> a folio or NULL.  That is then *not* passed to the filesystem, but it
> could be information passed in the ractl.
>


Hi Matthew,

I don't yet know if this can be useful in other scenarios.
But for the above scenario (of eagerly calling readahead), I thought
that this info can be used by a filesystem for throttling, which it
doesn't get today.
I was also thinking that there could potentially be other
classifications, apart from sync vs async, for example the process IO
priority.
Today, I don't see the process IO priority used by block layer, and
not in vfs or the individual filesystems.
Do you think this is also another info that could/should trickle down
to individual filesystems?

CCing fsdevel also to get more inputs on this.

> There's also some tidying-up to be done around faulting.  Currently
> fault-around doesn't have a way to express "read me all the pages around
> page N".  Instead it just assumes that pages N-R/2 to N+R/2 are the
> right ones to fetch when it should be left up to the filesystem or the
> readahead code to determine what window of pages to fetch.
>
> Another thing I have an interest in doing but not had opportunity to
> pursue is making ->readpage synchronous.  The current MM code always
> calls ->readahead first and only calls ->readpage if ->readahead fails.
> That means that all the async ->readpage work is actually wrong; we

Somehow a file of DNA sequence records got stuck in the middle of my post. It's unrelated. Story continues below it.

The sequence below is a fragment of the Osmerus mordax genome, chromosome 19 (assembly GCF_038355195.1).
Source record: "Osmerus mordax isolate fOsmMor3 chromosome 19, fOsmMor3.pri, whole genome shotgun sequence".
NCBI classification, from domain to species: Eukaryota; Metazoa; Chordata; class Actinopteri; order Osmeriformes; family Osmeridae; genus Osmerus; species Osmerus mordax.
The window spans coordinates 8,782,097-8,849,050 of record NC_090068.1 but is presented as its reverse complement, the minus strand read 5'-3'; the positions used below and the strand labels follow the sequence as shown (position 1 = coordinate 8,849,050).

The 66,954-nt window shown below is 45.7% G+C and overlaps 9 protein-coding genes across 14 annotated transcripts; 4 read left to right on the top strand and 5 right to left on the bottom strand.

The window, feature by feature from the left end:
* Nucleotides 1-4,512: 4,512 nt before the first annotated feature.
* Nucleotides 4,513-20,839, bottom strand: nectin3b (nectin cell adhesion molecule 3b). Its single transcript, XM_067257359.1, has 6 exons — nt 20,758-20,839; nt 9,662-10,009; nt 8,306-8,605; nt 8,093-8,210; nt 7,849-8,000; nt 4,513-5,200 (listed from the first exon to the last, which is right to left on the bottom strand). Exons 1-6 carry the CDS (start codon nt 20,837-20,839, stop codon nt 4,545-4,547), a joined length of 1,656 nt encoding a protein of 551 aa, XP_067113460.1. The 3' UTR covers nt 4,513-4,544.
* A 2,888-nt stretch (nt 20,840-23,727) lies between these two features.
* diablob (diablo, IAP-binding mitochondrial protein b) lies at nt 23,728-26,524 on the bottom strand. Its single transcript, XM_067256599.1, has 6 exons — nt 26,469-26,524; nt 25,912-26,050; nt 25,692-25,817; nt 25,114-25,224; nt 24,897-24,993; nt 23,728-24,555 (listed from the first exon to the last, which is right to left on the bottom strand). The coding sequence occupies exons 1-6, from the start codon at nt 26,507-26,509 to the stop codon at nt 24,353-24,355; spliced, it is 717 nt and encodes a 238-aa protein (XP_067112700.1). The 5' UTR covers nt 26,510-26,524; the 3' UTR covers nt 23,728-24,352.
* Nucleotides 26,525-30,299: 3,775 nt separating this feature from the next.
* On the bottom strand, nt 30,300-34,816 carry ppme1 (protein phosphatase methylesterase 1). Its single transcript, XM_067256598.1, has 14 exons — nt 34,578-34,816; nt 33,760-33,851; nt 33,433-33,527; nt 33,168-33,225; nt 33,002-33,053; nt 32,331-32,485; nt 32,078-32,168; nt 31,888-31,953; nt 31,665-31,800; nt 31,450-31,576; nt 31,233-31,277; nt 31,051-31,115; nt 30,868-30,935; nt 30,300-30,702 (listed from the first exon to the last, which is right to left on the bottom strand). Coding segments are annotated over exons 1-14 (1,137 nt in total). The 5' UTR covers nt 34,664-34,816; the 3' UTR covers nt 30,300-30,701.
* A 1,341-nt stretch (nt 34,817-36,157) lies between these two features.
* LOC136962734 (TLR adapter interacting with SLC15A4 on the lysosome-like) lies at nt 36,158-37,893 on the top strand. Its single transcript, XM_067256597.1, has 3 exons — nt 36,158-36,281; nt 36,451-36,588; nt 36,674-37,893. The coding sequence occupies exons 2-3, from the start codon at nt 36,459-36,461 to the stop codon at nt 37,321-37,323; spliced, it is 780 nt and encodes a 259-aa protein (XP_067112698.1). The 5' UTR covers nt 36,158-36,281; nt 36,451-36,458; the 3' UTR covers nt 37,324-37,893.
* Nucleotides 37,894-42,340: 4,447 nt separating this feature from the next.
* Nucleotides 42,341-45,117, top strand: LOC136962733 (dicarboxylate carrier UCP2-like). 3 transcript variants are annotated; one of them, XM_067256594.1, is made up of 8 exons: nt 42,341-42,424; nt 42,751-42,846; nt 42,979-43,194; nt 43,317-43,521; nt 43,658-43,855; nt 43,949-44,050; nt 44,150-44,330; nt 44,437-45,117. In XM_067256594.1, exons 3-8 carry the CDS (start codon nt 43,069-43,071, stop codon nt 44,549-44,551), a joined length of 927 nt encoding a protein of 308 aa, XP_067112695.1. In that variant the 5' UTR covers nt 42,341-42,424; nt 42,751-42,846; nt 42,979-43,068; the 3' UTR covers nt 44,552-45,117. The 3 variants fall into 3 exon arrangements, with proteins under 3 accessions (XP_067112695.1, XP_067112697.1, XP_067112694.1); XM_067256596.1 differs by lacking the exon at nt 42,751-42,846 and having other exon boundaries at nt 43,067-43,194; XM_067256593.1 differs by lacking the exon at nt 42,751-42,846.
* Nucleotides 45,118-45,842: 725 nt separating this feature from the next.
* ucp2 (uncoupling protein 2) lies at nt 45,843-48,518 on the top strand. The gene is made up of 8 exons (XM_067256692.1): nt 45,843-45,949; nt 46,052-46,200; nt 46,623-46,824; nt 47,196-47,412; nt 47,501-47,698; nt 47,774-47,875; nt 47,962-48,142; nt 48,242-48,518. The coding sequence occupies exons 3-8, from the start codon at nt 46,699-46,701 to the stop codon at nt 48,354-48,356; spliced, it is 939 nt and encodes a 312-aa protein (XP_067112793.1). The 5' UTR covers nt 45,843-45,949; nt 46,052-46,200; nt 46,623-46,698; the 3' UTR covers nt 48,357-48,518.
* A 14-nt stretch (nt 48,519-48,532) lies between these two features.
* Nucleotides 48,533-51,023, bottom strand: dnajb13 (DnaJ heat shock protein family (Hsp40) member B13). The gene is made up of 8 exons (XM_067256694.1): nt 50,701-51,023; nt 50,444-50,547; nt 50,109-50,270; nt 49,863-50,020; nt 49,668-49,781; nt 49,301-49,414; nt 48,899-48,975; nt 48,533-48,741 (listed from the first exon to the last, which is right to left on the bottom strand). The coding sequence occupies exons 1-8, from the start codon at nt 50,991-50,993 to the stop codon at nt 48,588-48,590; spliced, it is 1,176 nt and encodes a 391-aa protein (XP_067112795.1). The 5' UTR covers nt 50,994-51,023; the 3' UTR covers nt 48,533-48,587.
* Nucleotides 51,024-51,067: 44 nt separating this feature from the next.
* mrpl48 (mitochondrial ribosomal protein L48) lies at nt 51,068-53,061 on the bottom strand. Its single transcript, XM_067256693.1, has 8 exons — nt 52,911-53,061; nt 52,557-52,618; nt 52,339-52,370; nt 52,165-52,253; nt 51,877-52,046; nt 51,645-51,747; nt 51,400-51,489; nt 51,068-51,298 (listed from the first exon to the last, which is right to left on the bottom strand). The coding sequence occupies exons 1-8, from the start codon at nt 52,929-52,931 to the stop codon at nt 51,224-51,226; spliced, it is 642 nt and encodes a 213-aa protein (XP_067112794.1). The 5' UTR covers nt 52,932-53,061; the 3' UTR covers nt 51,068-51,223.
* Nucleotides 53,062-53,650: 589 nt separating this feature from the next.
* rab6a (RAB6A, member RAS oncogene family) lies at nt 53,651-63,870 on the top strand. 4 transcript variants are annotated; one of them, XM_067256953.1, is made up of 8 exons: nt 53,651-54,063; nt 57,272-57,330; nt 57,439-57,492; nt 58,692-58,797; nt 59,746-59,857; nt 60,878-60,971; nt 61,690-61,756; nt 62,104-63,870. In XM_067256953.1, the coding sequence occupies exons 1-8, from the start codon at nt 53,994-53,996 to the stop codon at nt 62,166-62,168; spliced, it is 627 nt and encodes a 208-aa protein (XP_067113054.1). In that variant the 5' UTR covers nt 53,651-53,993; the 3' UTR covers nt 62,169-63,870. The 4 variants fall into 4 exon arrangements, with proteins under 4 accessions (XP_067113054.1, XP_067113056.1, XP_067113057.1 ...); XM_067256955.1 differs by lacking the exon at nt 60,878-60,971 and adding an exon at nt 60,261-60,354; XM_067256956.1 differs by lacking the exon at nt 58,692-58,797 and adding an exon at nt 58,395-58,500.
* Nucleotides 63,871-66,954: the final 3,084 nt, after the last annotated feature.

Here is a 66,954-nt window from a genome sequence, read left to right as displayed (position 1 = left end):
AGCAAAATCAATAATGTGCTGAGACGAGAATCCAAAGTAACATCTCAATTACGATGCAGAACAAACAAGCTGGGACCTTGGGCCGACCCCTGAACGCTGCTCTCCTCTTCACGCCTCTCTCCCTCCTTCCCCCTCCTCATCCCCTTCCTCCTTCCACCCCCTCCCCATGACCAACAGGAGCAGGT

> want to return the best error possible from ->readpage, even if that
> means sleeping.
>
> Oh ... except for swap.  For NFS only, it calls ->readpage, so it really
> wants ->readpage to be async so it can kick off multiple pages and
> then wait for the one it actually needs.  That gets into a conversation
> about how much we really care about swap-over-NFS, whether swap should
> be using ->readpage or ->direct_IO, and whether swap should use the
> file readahead code or its own virtual address based readahead code.
> Most of those discussions are outside my area of expertise.



-- 
Regards,
Shyam

^ permalink raw reply	[flat|nested] 4+ messages in thread

end of thread, other threads:[~2021-07-23 10:37 UTC | newest]

Thread overview: 4+ messages (download: mbox.gz / follow: Atom feed)
-- links below jump to the message on this page --
2021-07-21 17:08 Classification of reads within a filesystem Shyam Prasad N
2021-07-21 17:52 ` Matthew Wilcox
2021-07-22  4:14   ` Christoph Hellwig
2021-07-23 10:37   ` Shyam Prasad N